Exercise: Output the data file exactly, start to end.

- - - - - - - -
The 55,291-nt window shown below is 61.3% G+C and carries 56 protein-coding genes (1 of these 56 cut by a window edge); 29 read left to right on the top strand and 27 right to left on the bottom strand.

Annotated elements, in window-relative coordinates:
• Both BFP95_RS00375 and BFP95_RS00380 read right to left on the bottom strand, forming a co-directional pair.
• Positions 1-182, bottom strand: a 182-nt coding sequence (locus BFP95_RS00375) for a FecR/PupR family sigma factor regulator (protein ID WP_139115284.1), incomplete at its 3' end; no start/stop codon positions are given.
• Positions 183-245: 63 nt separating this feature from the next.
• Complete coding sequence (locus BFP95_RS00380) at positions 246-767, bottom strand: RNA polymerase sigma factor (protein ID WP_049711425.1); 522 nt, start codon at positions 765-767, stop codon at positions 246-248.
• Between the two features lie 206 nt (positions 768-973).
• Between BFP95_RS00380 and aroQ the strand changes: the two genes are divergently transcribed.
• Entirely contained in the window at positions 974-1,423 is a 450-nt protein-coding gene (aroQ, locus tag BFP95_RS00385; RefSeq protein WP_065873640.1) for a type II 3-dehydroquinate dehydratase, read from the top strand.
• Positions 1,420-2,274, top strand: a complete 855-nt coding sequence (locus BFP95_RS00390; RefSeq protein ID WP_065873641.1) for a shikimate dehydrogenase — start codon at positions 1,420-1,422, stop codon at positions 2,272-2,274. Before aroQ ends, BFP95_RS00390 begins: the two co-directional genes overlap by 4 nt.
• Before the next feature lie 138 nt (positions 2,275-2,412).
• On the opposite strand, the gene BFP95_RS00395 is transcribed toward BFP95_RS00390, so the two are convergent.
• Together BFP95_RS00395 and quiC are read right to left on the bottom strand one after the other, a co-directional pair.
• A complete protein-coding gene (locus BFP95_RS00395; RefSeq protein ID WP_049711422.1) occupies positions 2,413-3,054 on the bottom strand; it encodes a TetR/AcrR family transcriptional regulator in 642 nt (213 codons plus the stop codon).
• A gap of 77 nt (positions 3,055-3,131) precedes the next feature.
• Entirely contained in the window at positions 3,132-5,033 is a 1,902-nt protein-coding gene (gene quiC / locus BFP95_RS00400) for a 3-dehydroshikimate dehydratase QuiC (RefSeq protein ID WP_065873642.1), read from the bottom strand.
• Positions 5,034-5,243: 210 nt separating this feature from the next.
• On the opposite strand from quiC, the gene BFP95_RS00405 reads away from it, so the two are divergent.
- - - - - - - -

The 55,291-nt window shown below is 61.3% G+C and carries 56 protein-coding genes (1 of these 56 cut by a window edge); 29 read left to right on the top strand and 27 right to left on the bottom strand.

Annotated elements, in window-relative coordinates:
• Both BFP95_RS00375 and BFP95_RS00380 read right to left on the bottom strand, forming a co-directional pair.
• Positions 1-182, bottom strand: a 182-nt coding sequence (locus BFP95_RS00375) for a FecR/PupR family sigma factor regulator (protein ID WP_139115284.1), incomplete at its 3' end; no start/stop codon positions are given.
• Positions 183-245: 63 nt separating this feature from the next.
• Complete coding sequence (locus BFP95_RS00380) at positions 246-767, bottom strand: RNA polymerase sigma factor (protein ID WP_049711425.1); 522 nt, start codon at positions 765-767, stop codon at positions 246-248.
• Between the two features lie 206 nt (positions 768-973).
• Between BFP95_RS00380 and aroQ the strand changes: the two genes are divergently transcribed.
• Entirely contained in the window at positions 974-1,423 is a 450-nt protein-coding gene (aroQ, locus tag BFP95_RS00385; RefSeq protein WP_065873640.1) for a type II 3-dehydroquinate dehydratase, read from the top strand.
• Positions 1,420-2,274, top strand: a complete 855-nt coding sequence (locus BFP95_RS00390; RefSeq protein ID WP_065873641.1) for a shikimate dehydrogenase — start codon at positions 1,420-1,422, stop codon at positions 2,272-2,274. Before aroQ ends, BFP95_RS00390 begins: the two co-directional genes overlap by 4 nt.
• Before the next feature lie 138 nt (positions 2,275-2,412).
• On the opposite strand, the gene BFP95_RS00395 is transcribed toward BFP95_RS00390, so the two are convergent.
• Together BFP95_RS00395 and quiC are read right to left on the bottom strand one after the other, a co-directional pair.
• A complete protein-coding gene (locus BFP95_RS00395; RefSeq protein ID WP_049711422.1) occupies positions 2,413-3,054 on the bottom strand; it encodes a TetR/AcrR family transcriptional regulator in 642 nt (213 codons plus the stop codon).
• A gap of 77 nt (positions 3,055-3,131) precedes the next feature.
• Entirely contained in the window at positions 3,132-5,033 is a 1,902-nt protein-coding gene (gene quiC / locus BFP95_RS00400) for a 3-dehydroshikimate dehydratase QuiC (RefSeq protein ID WP_065873642.1), read from the bottom strand.
• Positions 5,034-5,243: 210 nt separating this feature from the next.
• On the opposite strand from quiC, the gene BFP95_RS00405 reads away from it, so the two are divergent.